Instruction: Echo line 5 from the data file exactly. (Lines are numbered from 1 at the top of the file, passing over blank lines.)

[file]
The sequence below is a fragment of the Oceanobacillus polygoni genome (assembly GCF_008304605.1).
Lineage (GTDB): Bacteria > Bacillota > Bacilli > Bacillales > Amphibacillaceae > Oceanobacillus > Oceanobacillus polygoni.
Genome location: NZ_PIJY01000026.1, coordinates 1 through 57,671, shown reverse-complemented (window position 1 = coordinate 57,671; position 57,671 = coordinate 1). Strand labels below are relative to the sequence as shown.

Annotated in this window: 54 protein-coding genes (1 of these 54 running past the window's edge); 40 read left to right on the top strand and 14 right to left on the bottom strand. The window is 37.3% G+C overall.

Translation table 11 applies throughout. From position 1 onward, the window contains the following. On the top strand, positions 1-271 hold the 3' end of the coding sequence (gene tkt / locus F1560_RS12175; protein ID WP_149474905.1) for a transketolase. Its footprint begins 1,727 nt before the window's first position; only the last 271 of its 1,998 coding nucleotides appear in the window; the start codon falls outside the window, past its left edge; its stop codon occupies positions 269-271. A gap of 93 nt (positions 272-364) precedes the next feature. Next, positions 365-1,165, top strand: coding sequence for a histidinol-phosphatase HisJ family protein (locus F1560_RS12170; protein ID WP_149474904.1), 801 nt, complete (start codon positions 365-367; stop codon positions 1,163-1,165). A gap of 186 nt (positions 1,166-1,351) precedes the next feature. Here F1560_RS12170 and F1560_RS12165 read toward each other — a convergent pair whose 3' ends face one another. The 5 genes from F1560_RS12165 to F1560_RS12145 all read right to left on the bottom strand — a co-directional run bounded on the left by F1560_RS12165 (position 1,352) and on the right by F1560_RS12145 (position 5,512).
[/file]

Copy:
Translation table 11 applies throughout. From position 1 onward, the window contains the following. On the top strand, positions 1-271 hold the 3' end of the coding sequence (gene tkt / locus F1560_RS12175; protein ID WP_149474905.1) for a transketolase. Its footprint begins 1,727 nt before the window's first position; only the last 271 of its 1,998 coding nucleotides appear in the window; the start codon falls outside the window, past its left edge; its stop codon occupies positions 269-271. A gap of 93 nt (positions 272-364) precedes the next feature. Next, positions 365-1,165, top strand: coding sequence for a histidinol-phosphatase HisJ family protein (locus F1560_RS12170; protein ID WP_149474904.1), 801 nt, complete (start codon positions 365-367; stop codon positions 1,163-1,165). A gap of 186 nt (positions 1,166-1,351) precedes the next feature. Here F1560_RS12170 and F1560_RS12165 read toward each other — a convergent pair whose 3' ends face one another. The 5 genes from F1560_RS12165 to F1560_RS12145 all read right to left on the bottom strand — a co-directional run bounded on the left by F1560_RS12165 (position 1,352) and on the right by F1560_RS12145 (position 5,512).